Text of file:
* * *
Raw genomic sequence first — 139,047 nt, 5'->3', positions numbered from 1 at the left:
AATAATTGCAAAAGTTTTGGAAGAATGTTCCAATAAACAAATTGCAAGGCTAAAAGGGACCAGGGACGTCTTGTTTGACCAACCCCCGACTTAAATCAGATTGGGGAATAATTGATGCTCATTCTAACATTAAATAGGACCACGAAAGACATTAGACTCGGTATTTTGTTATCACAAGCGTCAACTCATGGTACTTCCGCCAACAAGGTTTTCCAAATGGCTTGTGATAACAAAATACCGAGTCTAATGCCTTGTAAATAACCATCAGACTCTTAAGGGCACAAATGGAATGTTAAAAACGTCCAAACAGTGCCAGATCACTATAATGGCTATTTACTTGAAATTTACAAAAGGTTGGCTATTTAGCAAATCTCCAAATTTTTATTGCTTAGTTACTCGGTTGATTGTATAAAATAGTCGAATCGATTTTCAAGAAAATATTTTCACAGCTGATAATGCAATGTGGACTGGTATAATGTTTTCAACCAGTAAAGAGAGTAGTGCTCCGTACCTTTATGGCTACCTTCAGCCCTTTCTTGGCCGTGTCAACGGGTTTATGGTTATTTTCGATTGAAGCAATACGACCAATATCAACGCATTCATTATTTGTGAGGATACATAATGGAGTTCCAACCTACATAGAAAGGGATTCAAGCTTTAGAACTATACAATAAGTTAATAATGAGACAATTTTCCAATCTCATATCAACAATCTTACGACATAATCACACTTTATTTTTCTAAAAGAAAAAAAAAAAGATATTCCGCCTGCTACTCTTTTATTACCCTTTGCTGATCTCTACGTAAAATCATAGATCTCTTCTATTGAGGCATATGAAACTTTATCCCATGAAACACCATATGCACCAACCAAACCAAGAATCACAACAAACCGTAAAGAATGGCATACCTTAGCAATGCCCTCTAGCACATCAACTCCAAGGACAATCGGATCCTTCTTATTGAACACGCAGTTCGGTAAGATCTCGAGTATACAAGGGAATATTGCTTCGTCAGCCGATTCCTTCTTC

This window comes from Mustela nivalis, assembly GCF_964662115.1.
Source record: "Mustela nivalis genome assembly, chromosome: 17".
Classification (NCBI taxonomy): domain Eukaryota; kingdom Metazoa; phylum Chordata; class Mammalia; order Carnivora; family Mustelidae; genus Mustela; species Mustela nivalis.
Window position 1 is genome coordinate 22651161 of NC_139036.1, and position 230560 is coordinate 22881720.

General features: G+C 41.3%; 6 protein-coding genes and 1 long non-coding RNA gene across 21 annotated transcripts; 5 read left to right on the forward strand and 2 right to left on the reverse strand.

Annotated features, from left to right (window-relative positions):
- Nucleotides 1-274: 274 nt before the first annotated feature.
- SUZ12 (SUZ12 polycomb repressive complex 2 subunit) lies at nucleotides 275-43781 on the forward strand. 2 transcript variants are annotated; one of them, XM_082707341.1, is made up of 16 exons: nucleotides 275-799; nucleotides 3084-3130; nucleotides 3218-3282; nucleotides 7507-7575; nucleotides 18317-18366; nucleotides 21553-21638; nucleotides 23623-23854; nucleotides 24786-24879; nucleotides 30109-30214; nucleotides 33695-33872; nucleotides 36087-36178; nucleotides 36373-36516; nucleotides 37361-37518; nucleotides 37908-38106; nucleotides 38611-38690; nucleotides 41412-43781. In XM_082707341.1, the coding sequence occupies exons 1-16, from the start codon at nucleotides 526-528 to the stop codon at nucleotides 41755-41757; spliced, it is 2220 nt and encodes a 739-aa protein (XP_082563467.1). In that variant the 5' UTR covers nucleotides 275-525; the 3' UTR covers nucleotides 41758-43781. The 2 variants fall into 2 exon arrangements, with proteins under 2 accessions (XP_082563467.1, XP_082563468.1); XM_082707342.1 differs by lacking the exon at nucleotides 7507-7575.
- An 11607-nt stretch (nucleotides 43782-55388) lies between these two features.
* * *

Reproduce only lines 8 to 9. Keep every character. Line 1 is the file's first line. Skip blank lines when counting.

Annotated features, from left to right (window-relative positions):
- Nucleotides 1-274: 274 nt before the first annotated feature.